It’s been a little while since the end of my latest Kickstarter, a kit to drive 2 IN-9 nixie tubes and it’s been a very busy time. However, after a few hurdles rewards are being shipped. To go along with the shipped rewards I have written a few example Arduino sketches and an assembly guide. These can be accessed from a new tab at the top. This will take you to a page covering how to assemble the kit and a link for the necessary Arduino sketches.
It was a pretty straightforward task to assemble the bits into a functioning 4×4 nixie matrix. The tubes are mounted on spray painted black MDF with the PWM driver mounted on the back. They are each held in place with a small square of double sided foam tape. Wires soldered on the back to the tubes create a small nest and will be more neatly managed of the bigger version. I programmed an Arduino with the Adafruit pwmtest example and it all works fine. In fact, it works much better than I expected and I think I’m ready to go full scale, with no real modifications. All seems too easy.
I did a measurement of power consumption and the 4×4 uses a power of 1.8W, so will need about 15W for going full scale. Not too bad really for 128 tubes.
I recently bought a few (200) IN-3 nixie bulbs. Unlike the familiar numeric tubes or the bargraphs I’m fond of, these are just little bulbs. They have commonly been used as dots between digits in clocks and alike. Not content to make just another run of the mill Nixie project I decided to build a Nixie matrix, much like an LED matrix but with the lovely orange glow. My eventual aim is an 8×16 matrix, enough to display basic numbers and graphics. Though I’m starting with a simpler 4×4. This does provide the first challenge, how to drive so many tubes? The common way is multiplexing, however, since this is a one-off build and additional electronics isn’t too important (I’m not trying to optimise a BOM and a bit of extra work is fine) I have opted to directly drive each IN-3 tube. Not only drive each tube on and off but with a PWM signal. This should allow nice brightness variations and fading effects across the matrix. Pretty sexy. So now I just need 128 PWM channels… For ease I’ve gone for a 16 channel LED PWM driver (PCA9685). There’s even a nice Adafruit library for quick Arduino testing. It’s I2C so I intend the chain 8 of them together, these are driving mosfets that switch the high voltage tubes. (I’m also putting together an IN-9 driver kit (watch out Kickstarter…) so I have an abundance of high voltage supplies.)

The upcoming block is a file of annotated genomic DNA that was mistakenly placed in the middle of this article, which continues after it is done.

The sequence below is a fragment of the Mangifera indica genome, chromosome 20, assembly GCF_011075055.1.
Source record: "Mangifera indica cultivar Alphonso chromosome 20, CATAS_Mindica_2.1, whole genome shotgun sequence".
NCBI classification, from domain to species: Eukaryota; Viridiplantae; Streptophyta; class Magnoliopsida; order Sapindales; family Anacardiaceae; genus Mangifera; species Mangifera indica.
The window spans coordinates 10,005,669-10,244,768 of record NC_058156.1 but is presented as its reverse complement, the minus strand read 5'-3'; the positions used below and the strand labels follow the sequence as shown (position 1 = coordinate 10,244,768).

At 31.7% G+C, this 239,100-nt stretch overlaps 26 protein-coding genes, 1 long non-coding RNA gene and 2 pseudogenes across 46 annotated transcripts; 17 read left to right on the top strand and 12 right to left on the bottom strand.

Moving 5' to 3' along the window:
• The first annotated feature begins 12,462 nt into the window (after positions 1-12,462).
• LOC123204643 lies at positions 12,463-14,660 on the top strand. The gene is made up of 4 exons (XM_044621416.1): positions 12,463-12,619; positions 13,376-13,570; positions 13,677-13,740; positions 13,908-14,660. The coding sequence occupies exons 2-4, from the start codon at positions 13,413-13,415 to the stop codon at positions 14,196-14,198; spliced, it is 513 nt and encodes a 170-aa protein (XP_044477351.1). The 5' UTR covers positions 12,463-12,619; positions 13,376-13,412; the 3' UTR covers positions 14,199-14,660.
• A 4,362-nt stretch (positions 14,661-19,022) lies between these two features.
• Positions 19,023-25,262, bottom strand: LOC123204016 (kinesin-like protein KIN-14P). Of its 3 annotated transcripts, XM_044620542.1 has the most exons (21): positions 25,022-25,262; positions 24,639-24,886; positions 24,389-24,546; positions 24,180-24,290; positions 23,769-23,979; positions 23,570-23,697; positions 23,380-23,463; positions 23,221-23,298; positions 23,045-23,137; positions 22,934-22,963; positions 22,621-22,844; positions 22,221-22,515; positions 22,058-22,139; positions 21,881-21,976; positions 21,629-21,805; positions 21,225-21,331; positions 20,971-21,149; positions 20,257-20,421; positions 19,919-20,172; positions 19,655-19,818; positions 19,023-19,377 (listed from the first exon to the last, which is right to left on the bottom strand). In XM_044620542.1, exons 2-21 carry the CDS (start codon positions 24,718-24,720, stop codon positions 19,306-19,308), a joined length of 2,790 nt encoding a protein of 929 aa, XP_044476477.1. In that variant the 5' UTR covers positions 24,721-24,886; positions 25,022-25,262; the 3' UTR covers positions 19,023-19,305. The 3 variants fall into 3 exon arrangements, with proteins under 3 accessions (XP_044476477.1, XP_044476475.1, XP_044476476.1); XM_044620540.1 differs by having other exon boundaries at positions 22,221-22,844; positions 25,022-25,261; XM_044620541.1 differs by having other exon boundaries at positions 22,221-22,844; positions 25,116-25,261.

So far I’ve fully soldered up 4 boards and tested one with 16 tubes. All working nicely. Today I’ve cut out a small 4×4 MDF board to make up a little test board to get everything right before I go full scale. So far, it’s all be smooth sailing. Wonder how long that’ll last.
Being Christmas I wanted to make something for the festive table. I also haven’t made a carving for myself in a while. I decided to make a tealight candle holder out of some discarded mahogany I had. The design is the superposition of 3 functions, each ripple out from a point, where the candle sits. The waves interfere with each other over the wood and reflect the candlelight. Looks pretty neat.
Now the clock is finished and working beautifully I’ve decided to list it as a kit onTindie. In the kit, you’ll receive the populated board, nixie tubes and a battery. With this kit, all you have to do is mount it and make your own bargraph clock! Just click this link!